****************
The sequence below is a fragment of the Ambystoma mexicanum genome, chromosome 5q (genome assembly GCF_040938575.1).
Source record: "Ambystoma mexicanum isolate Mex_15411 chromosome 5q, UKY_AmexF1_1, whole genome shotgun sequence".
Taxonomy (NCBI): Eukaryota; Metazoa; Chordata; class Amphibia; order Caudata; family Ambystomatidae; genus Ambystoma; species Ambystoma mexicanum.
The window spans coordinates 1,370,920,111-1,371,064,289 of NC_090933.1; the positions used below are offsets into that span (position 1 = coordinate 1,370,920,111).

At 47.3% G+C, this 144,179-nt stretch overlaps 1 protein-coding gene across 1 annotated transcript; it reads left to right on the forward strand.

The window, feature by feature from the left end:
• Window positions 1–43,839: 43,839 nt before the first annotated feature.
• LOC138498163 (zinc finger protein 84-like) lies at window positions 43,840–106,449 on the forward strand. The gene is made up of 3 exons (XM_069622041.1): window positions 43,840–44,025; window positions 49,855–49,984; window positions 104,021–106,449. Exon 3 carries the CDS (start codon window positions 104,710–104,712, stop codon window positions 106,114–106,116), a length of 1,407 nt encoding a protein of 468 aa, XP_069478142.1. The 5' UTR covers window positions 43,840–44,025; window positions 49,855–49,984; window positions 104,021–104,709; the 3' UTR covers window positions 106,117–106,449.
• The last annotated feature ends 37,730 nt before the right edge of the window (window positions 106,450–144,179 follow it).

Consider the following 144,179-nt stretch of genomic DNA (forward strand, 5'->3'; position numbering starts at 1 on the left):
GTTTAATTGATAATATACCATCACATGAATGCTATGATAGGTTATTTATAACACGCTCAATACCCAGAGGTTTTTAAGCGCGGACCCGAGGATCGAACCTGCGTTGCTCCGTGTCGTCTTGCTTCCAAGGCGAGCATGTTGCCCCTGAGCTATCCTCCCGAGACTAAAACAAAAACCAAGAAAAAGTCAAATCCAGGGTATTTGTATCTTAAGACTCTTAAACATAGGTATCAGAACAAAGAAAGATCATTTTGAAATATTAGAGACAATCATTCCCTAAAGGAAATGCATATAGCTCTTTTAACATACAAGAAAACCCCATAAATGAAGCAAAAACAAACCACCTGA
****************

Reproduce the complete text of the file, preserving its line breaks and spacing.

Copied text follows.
The sequence below is a fragment of the Ambystoma mexicanum genome, chromosome 5q (genome assembly GCF_040938575.1).
Source record: "Ambystoma mexicanum isolate Mex_15411 chromosome 5q, UKY_AmexF1_1, whole genome shotgun sequence".
Taxonomy (NCBI): Eukaryota; Metazoa; Chordata; class Amphibia; order Caudata; family Ambystomatidae; genus Ambystoma; species Ambystoma mexicanum.
The window spans coordinates 1,370,920,111-1,371,064,289 of NC_090933.1; the positions used below are offsets into that span (position 1 = coordinate 1,370,920,111).

At 47.3% G+C, this 144,179-nt stretch overlaps 1 protein-coding gene across 1 annotated transcript; it reads left to right on the forward strand.

The window, feature by feature from the left end:
• Window positions 1–43,839: 43,839 nt before the first annotated feature.
• LOC138498163 (zinc finger protein 84-like) lies at window positions 43,840–106,449 on the forward strand. The gene is made up of 3 exons (XM_069622041.1): window positions 43,840–44,025; window positions 49,855–49,984; window positions 104,021–106,449. Exon 3 carries the CDS (start codon window positions 104,710–104,712, stop codon window positions 106,114–106,116), a length of 1,407 nt encoding a protein of 468 aa, XP_069478142.1. The 5' UTR covers window positions 43,840–44,025; window positions 49,855–49,984; window positions 104,021–104,709; the 3' UTR covers window positions 106,117–106,449.
• The last annotated feature ends 37,730 nt before the right edge of the window (window positions 106,450–144,179 follow it).

Consider the following 144,179-nt stretch of genomic DNA (forward strand, 5'->3'; position numbering starts at 1 on the left):
GTTTAATTGATAATATACCATCACATGAATGCTATGATAGGTTATTTATAACACGCTCAATACCCAGAGGTTTTTAAGCGCGGACCCGAGGATCGAACCTGCGTTGCTCCGTGTCGTCTTGCTTCCAAGGCGAGCATGTTGCCCCTGAGCTATCCTCCCGAGACTAAAACAAAAACCAAGAAAAAGTCAAATCCAGGGTATTTGTATCTTAAGACTCTTAAACATAGGTATCAGAACAAAGAAAGATCATTTTGAAATATTAGAGACAATCATTCCCTAAAGGAAATGCATATAGCTCTTTTAACATACAAGAAAACCCCATAAATGAAGCAAAAACAAACCACCTGA